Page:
Disk, as a media, has some fundamental differences that inherently allow it to be more flexible. Disk is linearly scalable, meaning that as one grows (from Megabytes to Gigabytes and into Terabytes) performance and access is predictable across the entire data set. Disk access is significantly more ingrained and robust within operating systems. Case in point, the first operating system on your desktop was probably DOS. Every other function, feature, or benefit is supplemental to the operating system's primary purpose -- accessing the disk. That said, replication is simply capturing the data as it is written to its disk and somehow propagating it elsewhere. For the benefit of this discussion, we will be discussing software-only replication.

Replication is not new, either, and is actually a combination of two data protection techniques. The idea of sending a copy of the data from disk to disk is as old as the nightly batch file that I would use to XCOPY files out to remote offices. The idea of capturing and tracking changes within files can be traced back to 'file journaling' on AS/400's and beyond. The best of today's replication technologies combine these approaches using file-system filter technology. As data is given to the file-system (by the O/S), the filter (just like an anti-virus filter) transparently accesses the data stream. Since most applications tend to write only the bytes that have changed, the filter catches only those granular bytes, and therefore, only the smallest possible set of data is transmitted (a.k.a. replicated) to another copy of the file. This small series of bytes is the change on the target(s), exactly as it had been changed on the source.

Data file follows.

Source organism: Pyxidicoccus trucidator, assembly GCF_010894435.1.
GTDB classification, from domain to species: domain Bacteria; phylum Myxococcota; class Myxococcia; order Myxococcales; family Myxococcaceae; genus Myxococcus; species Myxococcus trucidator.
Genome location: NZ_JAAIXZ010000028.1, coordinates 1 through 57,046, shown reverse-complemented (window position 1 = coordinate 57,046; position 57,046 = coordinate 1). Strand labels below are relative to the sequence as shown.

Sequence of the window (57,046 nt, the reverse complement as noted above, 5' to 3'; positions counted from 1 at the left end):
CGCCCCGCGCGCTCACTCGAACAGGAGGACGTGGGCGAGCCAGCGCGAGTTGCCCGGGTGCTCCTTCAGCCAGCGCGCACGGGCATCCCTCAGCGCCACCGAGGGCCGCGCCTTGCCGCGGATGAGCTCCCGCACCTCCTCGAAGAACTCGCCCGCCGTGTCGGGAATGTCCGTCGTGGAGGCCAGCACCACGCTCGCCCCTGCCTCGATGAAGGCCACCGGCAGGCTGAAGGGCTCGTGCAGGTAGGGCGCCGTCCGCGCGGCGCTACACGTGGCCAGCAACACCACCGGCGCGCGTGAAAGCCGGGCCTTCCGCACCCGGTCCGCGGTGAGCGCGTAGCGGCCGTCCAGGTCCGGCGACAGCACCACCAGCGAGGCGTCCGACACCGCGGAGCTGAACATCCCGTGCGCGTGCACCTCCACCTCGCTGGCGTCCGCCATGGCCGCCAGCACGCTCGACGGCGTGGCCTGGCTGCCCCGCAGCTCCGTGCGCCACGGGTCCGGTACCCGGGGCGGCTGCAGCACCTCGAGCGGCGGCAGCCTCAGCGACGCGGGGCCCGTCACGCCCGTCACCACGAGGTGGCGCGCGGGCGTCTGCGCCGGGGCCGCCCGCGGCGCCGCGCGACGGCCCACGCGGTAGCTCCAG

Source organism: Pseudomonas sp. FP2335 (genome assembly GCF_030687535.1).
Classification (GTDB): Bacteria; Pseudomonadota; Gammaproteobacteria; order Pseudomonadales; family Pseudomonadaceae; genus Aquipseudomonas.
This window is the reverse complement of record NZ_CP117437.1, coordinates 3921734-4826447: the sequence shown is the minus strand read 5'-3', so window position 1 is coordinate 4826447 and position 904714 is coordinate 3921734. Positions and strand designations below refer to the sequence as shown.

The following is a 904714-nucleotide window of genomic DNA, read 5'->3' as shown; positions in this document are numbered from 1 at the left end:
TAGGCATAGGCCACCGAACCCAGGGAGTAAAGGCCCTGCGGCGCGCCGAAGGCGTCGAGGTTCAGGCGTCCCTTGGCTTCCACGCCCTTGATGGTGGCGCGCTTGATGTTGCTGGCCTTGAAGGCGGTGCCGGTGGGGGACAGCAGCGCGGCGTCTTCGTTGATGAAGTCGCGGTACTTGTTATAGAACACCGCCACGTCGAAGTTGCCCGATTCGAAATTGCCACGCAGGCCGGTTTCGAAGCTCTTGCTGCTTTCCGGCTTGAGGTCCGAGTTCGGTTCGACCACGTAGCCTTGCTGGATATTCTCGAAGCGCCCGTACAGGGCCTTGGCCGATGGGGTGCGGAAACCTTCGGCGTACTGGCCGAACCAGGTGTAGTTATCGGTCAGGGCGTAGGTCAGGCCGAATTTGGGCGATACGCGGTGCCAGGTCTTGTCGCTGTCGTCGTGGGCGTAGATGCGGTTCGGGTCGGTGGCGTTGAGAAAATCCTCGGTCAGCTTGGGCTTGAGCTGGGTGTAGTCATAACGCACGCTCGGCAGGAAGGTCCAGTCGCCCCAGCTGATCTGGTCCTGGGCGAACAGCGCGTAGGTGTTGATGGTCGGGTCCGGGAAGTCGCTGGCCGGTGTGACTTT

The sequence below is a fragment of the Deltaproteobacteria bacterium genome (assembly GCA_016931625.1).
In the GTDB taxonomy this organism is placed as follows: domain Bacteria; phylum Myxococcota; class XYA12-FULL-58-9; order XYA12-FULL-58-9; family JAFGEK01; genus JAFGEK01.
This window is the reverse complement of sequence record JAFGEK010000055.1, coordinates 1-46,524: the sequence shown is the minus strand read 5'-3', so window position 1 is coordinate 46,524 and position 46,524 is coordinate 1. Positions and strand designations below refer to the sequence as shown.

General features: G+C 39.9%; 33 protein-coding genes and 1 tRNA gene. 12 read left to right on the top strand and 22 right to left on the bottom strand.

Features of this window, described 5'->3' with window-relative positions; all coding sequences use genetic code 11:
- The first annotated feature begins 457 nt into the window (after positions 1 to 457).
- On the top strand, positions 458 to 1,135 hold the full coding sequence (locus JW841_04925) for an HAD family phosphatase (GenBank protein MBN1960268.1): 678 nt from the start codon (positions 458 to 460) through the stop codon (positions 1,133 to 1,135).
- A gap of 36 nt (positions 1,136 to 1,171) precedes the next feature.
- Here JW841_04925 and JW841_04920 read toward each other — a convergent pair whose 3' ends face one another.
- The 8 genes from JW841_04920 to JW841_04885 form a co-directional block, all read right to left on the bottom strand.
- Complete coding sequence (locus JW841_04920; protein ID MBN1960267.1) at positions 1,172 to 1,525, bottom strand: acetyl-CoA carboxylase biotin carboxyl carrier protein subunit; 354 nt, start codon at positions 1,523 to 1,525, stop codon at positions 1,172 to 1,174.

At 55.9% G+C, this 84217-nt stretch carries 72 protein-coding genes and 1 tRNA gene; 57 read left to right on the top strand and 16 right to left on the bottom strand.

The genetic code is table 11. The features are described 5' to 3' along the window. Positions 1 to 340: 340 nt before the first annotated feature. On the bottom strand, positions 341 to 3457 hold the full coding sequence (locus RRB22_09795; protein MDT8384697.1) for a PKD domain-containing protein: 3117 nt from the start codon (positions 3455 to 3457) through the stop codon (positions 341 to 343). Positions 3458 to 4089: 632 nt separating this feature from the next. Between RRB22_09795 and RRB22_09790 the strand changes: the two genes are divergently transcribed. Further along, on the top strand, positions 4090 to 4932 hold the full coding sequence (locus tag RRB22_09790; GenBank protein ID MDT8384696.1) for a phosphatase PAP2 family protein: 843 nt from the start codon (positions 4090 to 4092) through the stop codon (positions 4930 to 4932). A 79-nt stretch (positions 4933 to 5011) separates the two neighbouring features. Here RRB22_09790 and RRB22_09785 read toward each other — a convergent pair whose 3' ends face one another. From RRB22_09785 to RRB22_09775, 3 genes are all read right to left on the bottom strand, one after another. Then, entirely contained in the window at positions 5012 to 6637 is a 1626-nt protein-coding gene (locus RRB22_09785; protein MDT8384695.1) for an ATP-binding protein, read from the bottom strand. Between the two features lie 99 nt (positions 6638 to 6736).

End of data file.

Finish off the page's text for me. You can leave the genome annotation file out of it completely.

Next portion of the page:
Unlike tape backup, the whole file is typically only sent once so a set of data can be 'protected' across a much slower connection. This correctly implies that while tape backup of distributed branch offices is not typically viable, replicating the data between those same branch offices is very achievable.

And before you begin to think that I'm trying to talk you into a truck or sedan, recognize that if you delete a file off a production server, a replication engine will very expediently delete the copy of that file off the target server in 'real time'. That point alone brings us to why tape and disk should never be mutually exclusive.

If you need to see what your files looked like yesterday, or last week, or last month, or last year, use tape. Tape is an inexpensive method of archiving snapshots of whole files over long periods, with the anticipation of restoring periodically.

If you are concerned about ensuring a near zero loss of data or productivity, you need to look past back up and restoring. Data protection is replication.

Consider if you back up your data at midnight on Monday and then have an outage at 4 p.m. Tuesday afternoon.

In business continuity terms, the RTO (Recovery Time Objective) of "when will I be running" is the amount of time that the tape(s) need to restore (plus the amount of time to get the tape set back from your offsite provider). Best case RTO is a day (i.e. so you receive the tapes on Wednesday and perhaps it is restored by end of day, but more likely by Thursday morning). With replication technology, the second copy of data is already accessible (on another remote platform) so RTO is close to zero.